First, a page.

A new class-action lawsuit accuses Electronic Arts of using dynamic difficulty to pressure players into buying more loot boxes in the card-collecting Ultimate Team mode of Fifa and other sports games. The plaintiffs claim the games use a dynamically difficulty adjustment system which makes teams seem worse than they are, perpetually nudging people to buy 'Player Packs' for improve their teams. EA responded saying simply nope, that's not true. But the fact that some believe it strongly enough to file a lawsuit demonstrates one of the problems with loot boxes: their presence makes it easy to suspect a game is weighted against you to tempt you to pay more.
GamesIndustry.biz report that the lawsuit filed in California by three people revolves around Dynamic Difficulty Adjustment. This patented technology, helpfully described in a 2017 paper from EA, would be able to silently adjust a game's difficulty to keep players engaged and prevent them from becoming bored or frustrated. It'd make sense for some games. The trouble started when some players started suspecting that EA have applied this system to Fifa, NHL, and Madden, and that they use it to boost loot box sales in Ultimate Team modes.
Hundreds of thousands of YouTube views have gone to videos which collate clips of characters missing open goals, glitches like balls going through the keeper's hands, questionable offside calls, and other such supposed evidence that DDA is in the game and working against players. The conspiracy theory grew enough that last year EA felt a need to publicly declare they don't use that Dynamic Difficulty Adjustment in Fifa. "We would never use it to advantage or disadvantage any group of players against another in any of our games," they said. Evidently, the statement didn't convince everyone.
"EA's undisclosed use of Difficulty Adjusting Mechanisms deprives gamers who purchase Player Packs of the benefit of their bargains because EA's Difficulty Adjusting Mechanisms, rather than only the stated ranking of the gamers' Ultimate Team players and the gamers' relative skill, dictates, or at least highly influences the outcome of the match," GI.biz report the lawsuit says.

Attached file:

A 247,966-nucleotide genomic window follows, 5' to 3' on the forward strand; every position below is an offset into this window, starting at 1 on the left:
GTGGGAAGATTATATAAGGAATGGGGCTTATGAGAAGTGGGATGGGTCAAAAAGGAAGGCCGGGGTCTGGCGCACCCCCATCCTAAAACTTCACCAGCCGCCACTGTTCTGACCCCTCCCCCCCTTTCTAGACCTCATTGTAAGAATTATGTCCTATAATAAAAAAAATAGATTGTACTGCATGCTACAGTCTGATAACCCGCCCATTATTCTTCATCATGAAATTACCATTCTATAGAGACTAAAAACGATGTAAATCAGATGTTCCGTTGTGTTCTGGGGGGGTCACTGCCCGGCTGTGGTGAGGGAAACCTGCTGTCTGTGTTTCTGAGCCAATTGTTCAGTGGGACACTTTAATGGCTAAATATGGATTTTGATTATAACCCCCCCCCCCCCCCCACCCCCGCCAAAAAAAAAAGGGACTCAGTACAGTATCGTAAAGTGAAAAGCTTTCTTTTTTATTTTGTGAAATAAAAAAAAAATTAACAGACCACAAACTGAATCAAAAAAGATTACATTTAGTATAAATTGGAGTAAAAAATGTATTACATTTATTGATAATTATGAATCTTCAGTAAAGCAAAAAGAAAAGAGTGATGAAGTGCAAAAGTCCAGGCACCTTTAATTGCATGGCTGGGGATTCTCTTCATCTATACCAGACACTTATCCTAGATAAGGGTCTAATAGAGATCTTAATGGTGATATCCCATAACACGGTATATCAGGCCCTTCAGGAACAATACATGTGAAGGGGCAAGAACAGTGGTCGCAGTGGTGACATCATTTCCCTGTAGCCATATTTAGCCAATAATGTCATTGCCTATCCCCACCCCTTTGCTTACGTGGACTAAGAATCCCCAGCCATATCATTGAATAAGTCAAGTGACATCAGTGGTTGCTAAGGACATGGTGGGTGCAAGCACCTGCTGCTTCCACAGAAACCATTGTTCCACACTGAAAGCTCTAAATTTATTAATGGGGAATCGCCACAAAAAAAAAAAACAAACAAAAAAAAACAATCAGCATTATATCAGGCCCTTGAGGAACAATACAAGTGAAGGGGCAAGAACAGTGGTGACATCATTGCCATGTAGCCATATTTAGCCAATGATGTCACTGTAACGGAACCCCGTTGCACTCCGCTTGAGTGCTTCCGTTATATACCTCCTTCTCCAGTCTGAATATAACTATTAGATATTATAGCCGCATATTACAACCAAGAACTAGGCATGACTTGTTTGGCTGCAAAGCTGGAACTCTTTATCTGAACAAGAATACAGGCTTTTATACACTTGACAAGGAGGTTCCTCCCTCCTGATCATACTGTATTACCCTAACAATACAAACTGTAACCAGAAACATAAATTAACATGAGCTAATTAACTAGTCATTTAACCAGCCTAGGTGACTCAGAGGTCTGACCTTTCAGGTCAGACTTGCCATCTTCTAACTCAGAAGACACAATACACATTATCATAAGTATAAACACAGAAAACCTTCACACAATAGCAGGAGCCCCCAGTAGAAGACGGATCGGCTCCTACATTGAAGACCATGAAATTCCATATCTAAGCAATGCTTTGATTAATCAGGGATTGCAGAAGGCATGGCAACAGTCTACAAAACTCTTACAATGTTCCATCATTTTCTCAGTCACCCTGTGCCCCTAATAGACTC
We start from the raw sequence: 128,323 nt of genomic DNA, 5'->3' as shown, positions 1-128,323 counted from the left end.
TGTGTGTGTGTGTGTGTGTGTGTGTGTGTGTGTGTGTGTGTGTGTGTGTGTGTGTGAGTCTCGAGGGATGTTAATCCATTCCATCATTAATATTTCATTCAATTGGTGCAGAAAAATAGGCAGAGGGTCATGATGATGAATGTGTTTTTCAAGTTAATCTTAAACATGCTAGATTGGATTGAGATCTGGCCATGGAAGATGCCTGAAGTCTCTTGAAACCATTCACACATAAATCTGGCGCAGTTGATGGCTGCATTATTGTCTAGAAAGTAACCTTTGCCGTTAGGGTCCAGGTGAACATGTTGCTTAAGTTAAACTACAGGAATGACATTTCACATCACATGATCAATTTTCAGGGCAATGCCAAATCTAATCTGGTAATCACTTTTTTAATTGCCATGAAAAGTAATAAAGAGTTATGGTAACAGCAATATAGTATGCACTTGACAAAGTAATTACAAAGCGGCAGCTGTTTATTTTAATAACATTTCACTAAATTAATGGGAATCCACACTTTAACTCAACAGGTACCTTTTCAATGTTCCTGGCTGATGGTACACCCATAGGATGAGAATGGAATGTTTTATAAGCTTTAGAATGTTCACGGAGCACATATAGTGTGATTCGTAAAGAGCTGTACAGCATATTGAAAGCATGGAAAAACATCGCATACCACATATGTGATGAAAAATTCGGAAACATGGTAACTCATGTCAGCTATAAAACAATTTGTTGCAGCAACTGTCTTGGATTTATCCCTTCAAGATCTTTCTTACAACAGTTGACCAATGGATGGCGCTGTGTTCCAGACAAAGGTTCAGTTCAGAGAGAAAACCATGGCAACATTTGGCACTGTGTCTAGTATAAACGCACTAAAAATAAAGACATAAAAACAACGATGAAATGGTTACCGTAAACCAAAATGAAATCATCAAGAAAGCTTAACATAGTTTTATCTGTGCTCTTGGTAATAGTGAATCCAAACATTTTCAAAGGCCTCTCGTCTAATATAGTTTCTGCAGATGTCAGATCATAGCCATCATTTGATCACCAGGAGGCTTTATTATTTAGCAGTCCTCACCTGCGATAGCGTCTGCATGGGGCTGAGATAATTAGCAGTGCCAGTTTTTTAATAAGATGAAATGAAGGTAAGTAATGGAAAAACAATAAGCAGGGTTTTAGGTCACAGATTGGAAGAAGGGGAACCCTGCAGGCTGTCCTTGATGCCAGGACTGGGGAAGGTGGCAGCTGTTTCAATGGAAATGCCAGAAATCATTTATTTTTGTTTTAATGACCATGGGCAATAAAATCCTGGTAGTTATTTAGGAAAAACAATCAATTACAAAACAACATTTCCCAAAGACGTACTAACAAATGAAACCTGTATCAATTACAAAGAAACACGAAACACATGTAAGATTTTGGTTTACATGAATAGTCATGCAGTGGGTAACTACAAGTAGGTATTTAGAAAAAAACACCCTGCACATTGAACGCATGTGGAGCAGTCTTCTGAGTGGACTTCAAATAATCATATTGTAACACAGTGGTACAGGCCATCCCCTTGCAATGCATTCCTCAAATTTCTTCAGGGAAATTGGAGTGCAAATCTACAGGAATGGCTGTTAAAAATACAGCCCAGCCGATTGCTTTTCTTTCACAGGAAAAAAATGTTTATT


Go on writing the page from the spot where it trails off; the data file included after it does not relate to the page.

"This is a self-perpetuating cycle that benefits EA to the detriment of EA Sports gamers, since Difficulty Adjusting Mechanisms make gamers believe their teams are less skilled than they actually are, leading them to purchase additional Player Packs in hopes of receiving better players and being more competitive."
While EA's lawyers will presumably file highfalutin legal responses, EA's PR statement is a shortie: "We believe the claims are baseless and misrepresent our games, and we will defend," they told GI.biz.
I watched several videos declaring they have "proof" of dynamic difficulty in Fifa and honestly it looked like glitches or daft AI to me. Ah, some videos said, that's how EA get away with it: plausible deniability. I am not convinced. But I'm not surprised that people are wary. It's hard to trust that a game with loot boxes has the integrity to respect your time and wallet.
I'm loath to use the phrase "pay-to-win" but Fifa Ultimate Team certainly lets you pay for a better chance to win, selling random packs of players with low odds to find the best. It's a huge moneymaker - Ultimate Team modes brought in $1491 million (about £1100m) during EA's last fiscal year. So when you know the odds are stacked against you and someone's profiting off it, it might be easy to start suspecting the game's applying underhanded pressure too. Glitches and missed open goals could then look like shenanigans rather than mistakes. The presence of loot boxes and other microtransactions with tangible benefits often makes a whole game feel grubby and sneaky, like it could be weighted to coerce me into paying extra. It's not a strong foundation for a good and trustful time.
Ultimate Team loot boxes have also come under fire from people who consider them illegal gambling. Last year, EA were forced to effectively stop selling packs in Belgium.